Sunset at Indian Cove

Discussion in 'Landscape & Cityscape' started by abraxas, Apr 1, 2008.

  1. abraxas

    abraxas No longer a newbie, moving up!

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    [​IMG]
     
  2. MissMia

    MissMia TPF Noob!

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    Can you send me one of your lesser shots so that I feel better about myself as a photographer? This is beautiful! I love the light peeking over the mountains.
     
  3. abraxas

    abraxas No longer a newbie, moving up!

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    First, thanks. I've spent quite a bit of time in this general location in the last few months. Been having a terrible time dealing with the harsh lighting, early sunsets and late sunrises caused by the steep cove walls. Couple more trips maybe. I don't mind.

    Second- You mean one of these?
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    I call it, "What on God's bountiful, beautiful and intrinsically complex Earth was I thinking? -or- Stupid, stupid, stupid photographer!"

    What is embarrassing is that I've spent quite a chunk of time in this location too. Considerably more than is implied by this shot, and I got plenty more photos that are pretty darn similar.

    From what I've seen of your work, you're on your way. You should feel good about what you've done and look forward to what's ahead of you. I still can't get my sepia tone attempts to look anywhere near presentable, let alone as good as yours.

    Here's another fascinating shot;
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    This is the Lananther maculata, an inherently rare, endangered plant species found in fragmented populations in the Mojave Desert. This was pointed out to me by a botanist for the National Park service during a field trip that took us a couple miles up a backroad to a 1-2 mile hike up a sandy wash. Although a nifty little documentation shot, and I am glad I took it, I had to ask if they were edible?

    The Tortoise
    [​IMG]

    & here's what I get for starting to take landscape photos too early in the day (same day as the sunset shot) and not thinking it through (why am I taking this?).
    [​IMG]
     
  4. MissMia

    MissMia TPF Noob!

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    :hugs: Thank you! Your photos have been such an inspiration to me. I have been improving and still have much to learn. I'll get there someday.

    When I can travel again, I'd love to make a trip over to the Mojave (especially Joshua Tree) and take some photos. Then there is always the Hassayampa River!
     
  5. abraxas

    abraxas No longer a newbie, moving up!

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    Thanks- You keep saying that and I keep appreciating it :) I have no doubt, you'll get what you working for.

    Unfortunately the Hassayampa is out for me until maybe next winter. I'm putting what I got into a trip to Utah in a few weeks. Never been there with a camera and want to take some shots of where the Mojave ends looking back the other way. I feel terrible, as I'd like to meet up with you. If you can make it out to Joshua Tree sometime I'll be there with bells on. Make it a few days if you can.

    Anyway, speaking of Utah reminds me of a little campfire story you may find inspirational. I'm not checking resources so the tale is off the cuff, and I hope I didn't tell it on TPF before,... And better yet if you haven't heard it.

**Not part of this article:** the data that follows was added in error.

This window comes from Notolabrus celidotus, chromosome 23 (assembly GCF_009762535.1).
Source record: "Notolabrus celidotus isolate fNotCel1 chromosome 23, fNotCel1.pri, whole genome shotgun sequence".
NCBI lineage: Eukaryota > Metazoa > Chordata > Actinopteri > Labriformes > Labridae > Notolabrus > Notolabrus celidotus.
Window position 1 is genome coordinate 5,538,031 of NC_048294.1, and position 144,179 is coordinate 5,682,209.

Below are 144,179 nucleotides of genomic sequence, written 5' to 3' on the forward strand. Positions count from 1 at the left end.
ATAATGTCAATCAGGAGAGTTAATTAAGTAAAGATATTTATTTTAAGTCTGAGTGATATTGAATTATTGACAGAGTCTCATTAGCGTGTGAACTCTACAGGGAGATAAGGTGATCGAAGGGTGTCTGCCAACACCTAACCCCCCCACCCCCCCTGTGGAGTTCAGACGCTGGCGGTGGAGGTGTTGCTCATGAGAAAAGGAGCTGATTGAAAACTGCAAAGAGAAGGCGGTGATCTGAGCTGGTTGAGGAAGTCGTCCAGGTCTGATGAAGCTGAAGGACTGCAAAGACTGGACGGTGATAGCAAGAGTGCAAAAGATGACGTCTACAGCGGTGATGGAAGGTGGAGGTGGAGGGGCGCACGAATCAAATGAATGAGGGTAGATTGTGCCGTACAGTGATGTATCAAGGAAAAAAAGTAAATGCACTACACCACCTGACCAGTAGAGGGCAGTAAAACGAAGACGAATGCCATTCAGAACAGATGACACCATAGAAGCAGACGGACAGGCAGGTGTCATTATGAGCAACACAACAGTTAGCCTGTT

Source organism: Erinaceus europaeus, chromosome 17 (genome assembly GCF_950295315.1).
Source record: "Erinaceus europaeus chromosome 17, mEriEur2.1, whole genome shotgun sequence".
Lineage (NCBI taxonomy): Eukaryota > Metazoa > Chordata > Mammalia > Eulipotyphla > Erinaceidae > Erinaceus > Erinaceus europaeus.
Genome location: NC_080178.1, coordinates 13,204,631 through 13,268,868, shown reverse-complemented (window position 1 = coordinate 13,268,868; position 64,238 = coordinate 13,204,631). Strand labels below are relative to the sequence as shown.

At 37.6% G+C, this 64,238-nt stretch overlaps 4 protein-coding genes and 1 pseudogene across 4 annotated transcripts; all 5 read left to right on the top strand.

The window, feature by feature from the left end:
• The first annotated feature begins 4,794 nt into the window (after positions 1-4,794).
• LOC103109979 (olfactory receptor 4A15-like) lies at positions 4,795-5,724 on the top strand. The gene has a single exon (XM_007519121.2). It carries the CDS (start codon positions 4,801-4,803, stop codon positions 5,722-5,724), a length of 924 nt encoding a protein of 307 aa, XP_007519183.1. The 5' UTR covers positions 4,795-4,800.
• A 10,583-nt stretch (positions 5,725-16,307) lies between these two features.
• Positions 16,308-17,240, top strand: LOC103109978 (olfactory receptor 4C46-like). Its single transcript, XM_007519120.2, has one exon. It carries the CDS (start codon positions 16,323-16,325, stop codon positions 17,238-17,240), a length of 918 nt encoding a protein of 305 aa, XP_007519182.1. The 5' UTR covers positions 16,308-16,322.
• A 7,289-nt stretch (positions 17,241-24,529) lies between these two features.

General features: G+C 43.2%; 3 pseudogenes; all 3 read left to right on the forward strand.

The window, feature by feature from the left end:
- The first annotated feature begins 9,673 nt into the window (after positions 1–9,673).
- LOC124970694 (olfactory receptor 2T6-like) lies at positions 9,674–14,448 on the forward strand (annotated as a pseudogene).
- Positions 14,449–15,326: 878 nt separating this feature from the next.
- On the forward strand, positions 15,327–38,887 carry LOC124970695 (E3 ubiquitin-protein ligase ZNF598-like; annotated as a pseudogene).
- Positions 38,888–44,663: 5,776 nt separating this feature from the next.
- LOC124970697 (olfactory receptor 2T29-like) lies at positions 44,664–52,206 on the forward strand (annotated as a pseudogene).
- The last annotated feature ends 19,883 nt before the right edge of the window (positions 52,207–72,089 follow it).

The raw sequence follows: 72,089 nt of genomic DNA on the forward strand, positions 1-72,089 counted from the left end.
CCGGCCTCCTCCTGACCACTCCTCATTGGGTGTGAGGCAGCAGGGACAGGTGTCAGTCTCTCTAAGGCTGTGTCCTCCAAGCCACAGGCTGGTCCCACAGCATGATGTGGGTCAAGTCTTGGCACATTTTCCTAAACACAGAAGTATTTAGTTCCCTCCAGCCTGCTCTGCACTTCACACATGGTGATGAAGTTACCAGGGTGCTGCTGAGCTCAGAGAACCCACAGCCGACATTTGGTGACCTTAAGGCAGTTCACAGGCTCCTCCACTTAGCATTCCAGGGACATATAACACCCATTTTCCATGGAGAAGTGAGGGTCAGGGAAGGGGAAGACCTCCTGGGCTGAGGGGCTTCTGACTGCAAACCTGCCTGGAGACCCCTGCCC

Alfred was a frontiersman in the late 1830s. He and his band of men found themselves under an Indian attack in northern Arizona. The fire from the Navajo arrows was wicked, separating the group from each other and pinning them down.

    The fighting went on through the day and night and early the next morning Alfred got hit in the leg by an arrow. The pain shot up his leg as the point dug into the bone hard and fast shattering it. It was a bloody mess and his compadres couldn't risk being in the open long enough to drag him to safety. Slowly, Alfred dragged himself behind a boulder and assessed his situation. It wasn't good. His leg would have to be amputated, it was worthless.

    He was tough for sure and he proved himself by lighting a fire and heating up his knife all red-hot. He sawed through what was left of his limb and cauterized the wound with his seering blade.

    The attack subsided and his men finally got to him. They beat it out of the country and rode up into Utah, to a place called Stinking Creek. Here was where a band of renegades castaway from another band of renegades, lived in a small village. Tough people. The band of men took a chance and brought the delirious Alfred asking for their help.

    The people of the village collected herbs and danced around Alfred for days, chewing the plants and spitting on his stump. Soon Alfred felt better and carved his own peg, fitting it in a crude manner to his appendage.

    Alfred eventually got better and formed a friendship with one of the boys in camp. The boy grew into a brave and strong warrior and went on to lead his own band of outcasts, eventually joining up with Alfred to plan and succeed in the theft of over 3,000 of the finest horses from the California rancheros.

    Alfred went on to find a huge deposit of the highest quality gold in the desert, and then lost it under the drifting sand of a wind storm. To this day it has not been found.

    Although the story is far more exciting, weaving, and intricate in its full rambling version, that's the condensed version of how the Pegleg Smith got his name- And his peg.

    I suppose the inspiration is that you don't have to carve you're own peg. Maybe some kind of arrangement with duct tape and a skatebord?

    Uh-oh... Got late- Back to work.
     

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